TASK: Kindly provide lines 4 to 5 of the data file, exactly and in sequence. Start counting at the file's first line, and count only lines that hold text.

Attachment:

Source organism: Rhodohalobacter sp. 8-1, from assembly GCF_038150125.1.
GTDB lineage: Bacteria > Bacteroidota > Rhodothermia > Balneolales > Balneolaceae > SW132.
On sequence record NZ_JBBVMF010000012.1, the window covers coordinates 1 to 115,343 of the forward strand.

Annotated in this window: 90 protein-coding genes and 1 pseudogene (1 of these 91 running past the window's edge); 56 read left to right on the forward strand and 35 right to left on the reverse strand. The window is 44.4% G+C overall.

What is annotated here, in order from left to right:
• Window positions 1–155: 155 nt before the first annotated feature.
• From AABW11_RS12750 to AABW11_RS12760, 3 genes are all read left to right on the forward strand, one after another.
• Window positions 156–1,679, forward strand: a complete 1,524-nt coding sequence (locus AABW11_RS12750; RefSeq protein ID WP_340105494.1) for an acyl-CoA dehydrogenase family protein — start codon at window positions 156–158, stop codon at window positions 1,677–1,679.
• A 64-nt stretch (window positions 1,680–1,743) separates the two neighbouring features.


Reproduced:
Annotated in this window: 90 protein-coding genes and 1 pseudogene (1 of these 91 running past the window's edge); 56 read left to right on the forward strand and 35 right to left on the reverse strand. The window is 44.4% G+C overall.

What is annotated here, in order from left to right: